• 8. Form <ul><li>Get to the point quickly. The most important statements should appear in the first paragraph. Details can follow. </li></ul><ul><li>Think through what you want to say and write succinctly as possible. </li></ul><ul><li>Create single subject messages whenever possible. This allows each message to be filed, retrieved and forwarded separately according to content. </li></ul><ul><li>Good descriptive subject lines allow easy scanning for message content. Replies can then be tailored to the specific content in the message. </li></ul><ul><li>Take the time to proof read and spell check. </li></ul>
  • 9. Form <ul><li>Write the message and header to fit on one VGA screen. </li></ul><ul><li>Use the underscore “_” character before and after book titles, newspaper names, or foreign phases. </li></ul><ul><li>Capitalize words only to highlight an important point or distinguish a title or heading. Capitalizing whole words that are not titles is generally considered to be SHOUTING at the recipient. </li></ul><ul><li>Use of bullets and short paragraphs will keep your messages succinct. The more succinct you are the more likely your message will be read, understood and acted upon. </li></ul>
  • 10. Pet Peeves <ul><li>No Subject Line, means I have to open your e-mail and read through it to find out what I could have already known from the subject line! </li></ul><ul><li>No Salutation , this lets the reader know the tone of your message. Hi Tom, is very different from Mr. Kiljoy and let’s the reader know how formal or important your message may be. </li></ul><ul><li>Run-On messages that don’t get to the point. </li></ul><ul><li>Very short messages that don’t tell you what they are referring to. This is called “Alzheimer Syndrome” and is caused when you send me a message telling me “ I have taken care of this.” when you don’t tell me what “this” is will only cause me to send you an e-mail asking you to remind me what you are referring to? Remember this may be your only e-mail of the day, but it may be my 564 th on as many different subjects. </li></ul>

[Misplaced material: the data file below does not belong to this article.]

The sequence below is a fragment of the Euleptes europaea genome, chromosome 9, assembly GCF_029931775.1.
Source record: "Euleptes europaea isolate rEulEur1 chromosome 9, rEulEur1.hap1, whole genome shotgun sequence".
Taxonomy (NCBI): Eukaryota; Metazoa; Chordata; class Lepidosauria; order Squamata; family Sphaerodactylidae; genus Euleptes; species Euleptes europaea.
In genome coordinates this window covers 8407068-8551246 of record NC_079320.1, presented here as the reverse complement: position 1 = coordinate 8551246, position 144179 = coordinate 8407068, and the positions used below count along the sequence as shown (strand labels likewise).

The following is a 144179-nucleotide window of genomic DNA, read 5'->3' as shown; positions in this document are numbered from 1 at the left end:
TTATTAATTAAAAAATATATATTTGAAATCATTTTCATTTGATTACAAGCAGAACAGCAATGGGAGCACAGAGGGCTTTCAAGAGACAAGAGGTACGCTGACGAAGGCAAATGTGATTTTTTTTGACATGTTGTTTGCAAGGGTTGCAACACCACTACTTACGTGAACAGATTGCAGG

• 11. Pet Peeves <ul><li>Misspelled words. With today’s advancements in technology, anyone not spell checking there messages is just lazy. </li></ul><ul><li>Signature files longer than five lines. Your sign off should be informative not built to impress or take up additional space. </li></ul><ul><li>No Chain Letters PLEASE! </li></ul><ul><li>E-Mail Address Lists that include the wrong parties or exclude an important party. These lists are meant to save time and if you have to continually add and delete people then create a list that fits your needs. </li></ul>
  • 12. Pet Peeves <ul><li>Assuming someone reads your e-mail the moment you hit the send key. Send e-mail or call, don’t do both. If you need to verify that someone got or read your e-mail, then use your e-mail browser tools to track that information. There is only one exception to this rule and that is when your message is time sensitive and you do not get a response within the appropriate time period, but then call, do not e-mail again. </li></ul>
  • 13. Pet Peeves <ul><li>Keep acronyms in a message to a minimum. Although this may reduce the overall length of your message, often the can confuse the recipient rather than clarify a thought. Examples: </li></ul><ul><ul><ul><ul><li>IMHO = In My Humble Opinion </li></ul></ul></ul></ul><ul><ul><ul><ul><li>BTW = By The Way </li></ul></ul></ul></ul><ul><ul><ul><ul><li>CU = See You </li></ul></ul></ul></ul><ul><li>Make your intent clear, if you are telling me something that is funny, let me know that, because I can’t see your body language or hear the inflection in your voice as you type your message. </li></ul>